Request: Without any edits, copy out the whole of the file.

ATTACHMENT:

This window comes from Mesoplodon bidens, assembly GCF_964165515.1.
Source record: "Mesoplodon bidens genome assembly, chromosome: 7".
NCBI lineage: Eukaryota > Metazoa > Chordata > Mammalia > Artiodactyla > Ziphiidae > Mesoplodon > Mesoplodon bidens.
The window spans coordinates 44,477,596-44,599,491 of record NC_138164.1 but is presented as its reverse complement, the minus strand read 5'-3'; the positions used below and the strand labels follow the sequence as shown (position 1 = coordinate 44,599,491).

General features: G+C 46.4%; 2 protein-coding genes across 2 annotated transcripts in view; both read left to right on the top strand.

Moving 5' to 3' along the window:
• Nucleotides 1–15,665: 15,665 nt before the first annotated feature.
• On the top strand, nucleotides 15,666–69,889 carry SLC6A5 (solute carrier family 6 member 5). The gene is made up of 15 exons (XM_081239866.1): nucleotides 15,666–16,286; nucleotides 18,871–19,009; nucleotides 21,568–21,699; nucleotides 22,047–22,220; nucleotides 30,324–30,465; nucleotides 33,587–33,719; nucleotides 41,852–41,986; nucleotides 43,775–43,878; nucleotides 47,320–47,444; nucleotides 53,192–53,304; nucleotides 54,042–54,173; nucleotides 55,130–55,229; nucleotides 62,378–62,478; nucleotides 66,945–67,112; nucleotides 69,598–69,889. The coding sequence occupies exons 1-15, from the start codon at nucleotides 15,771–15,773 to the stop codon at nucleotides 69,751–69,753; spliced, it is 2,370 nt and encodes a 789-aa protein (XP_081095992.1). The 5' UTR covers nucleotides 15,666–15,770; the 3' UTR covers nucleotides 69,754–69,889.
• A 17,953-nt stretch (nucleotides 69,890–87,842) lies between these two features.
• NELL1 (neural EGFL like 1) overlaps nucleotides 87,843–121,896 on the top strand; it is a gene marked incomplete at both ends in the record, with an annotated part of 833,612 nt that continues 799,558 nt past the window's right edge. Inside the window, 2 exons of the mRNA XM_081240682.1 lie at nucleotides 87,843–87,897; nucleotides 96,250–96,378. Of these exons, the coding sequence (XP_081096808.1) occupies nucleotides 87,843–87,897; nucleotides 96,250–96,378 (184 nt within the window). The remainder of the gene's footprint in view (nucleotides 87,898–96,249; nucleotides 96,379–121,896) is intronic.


This window comes from Mesoplodon bidens, assembly GCF_964165515.1.
Source record: "Mesoplodon bidens genome assembly, chromosome: 7".
NCBI lineage: Eukaryota > Metazoa > Chordata > Mammalia > Artiodactyla > Ziphiidae > Mesoplodon > Mesoplodon bidens.
The window spans coordinates 44,477,596-44,599,491 of record NC_138164.1 but is presented as its reverse complement, the minus strand read 5'-3'; the positions used below and the strand labels follow the sequence as shown (position 1 = coordinate 44,599,491).

General features: G+C 46.4%; 2 protein-coding genes across 2 annotated transcripts in view; both read left to right on the top strand.

Moving 5' to 3' along the window:
• Nucleotides 1–15,665: 15,665 nt before the first annotated feature.
• On the top strand, nucleotides 15,666–69,889 carry SLC6A5 (solute carrier family 6 member 5). The gene is made up of 15 exons (XM_081239866.1): nucleotides 15,666–16,286; nucleotides 18,871–19,009; nucleotides 21,568–21,699; nucleotides 22,047–22,220; nucleotides 30,324–30,465; nucleotides 33,587–33,719; nucleotides 41,852–41,986; nucleotides 43,775–43,878; nucleotides 47,320–47,444; nucleotides 53,192–53,304; nucleotides 54,042–54,173; nucleotides 55,130–55,229; nucleotides 62,378–62,478; nucleotides 66,945–67,112; nucleotides 69,598–69,889. The coding sequence occupies exons 1-15, from the start codon at nucleotides 15,771–15,773 to the stop codon at nucleotides 69,751–69,753; spliced, it is 2,370 nt and encodes a 789-aa protein (XP_081095992.1). The 5' UTR covers nucleotides 15,666–15,770; the 3' UTR covers nucleotides 69,754–69,889.
• A 17,953-nt stretch (nucleotides 69,890–87,842) lies between these two features.
• NELL1 (neural EGFL like 1) overlaps nucleotides 87,843–121,896 on the top strand; it is a gene marked incomplete at both ends in the record, with an annotated part of 833,612 nt that continues 799,558 nt past the window's right edge. Inside the window, 2 exons of the mRNA XM_081240682.1 lie at nucleotides 87,843–87,897; nucleotides 96,250–96,378. Of these exons, the coding sequence (XP_081096808.1) occupies nucleotides 87,843–87,897; nucleotides 96,250–96,378 (184 nt within the window). The remainder of the gene's footprint in view (nucleotides 87,898–96,249; nucleotides 96,379–121,896) is intronic.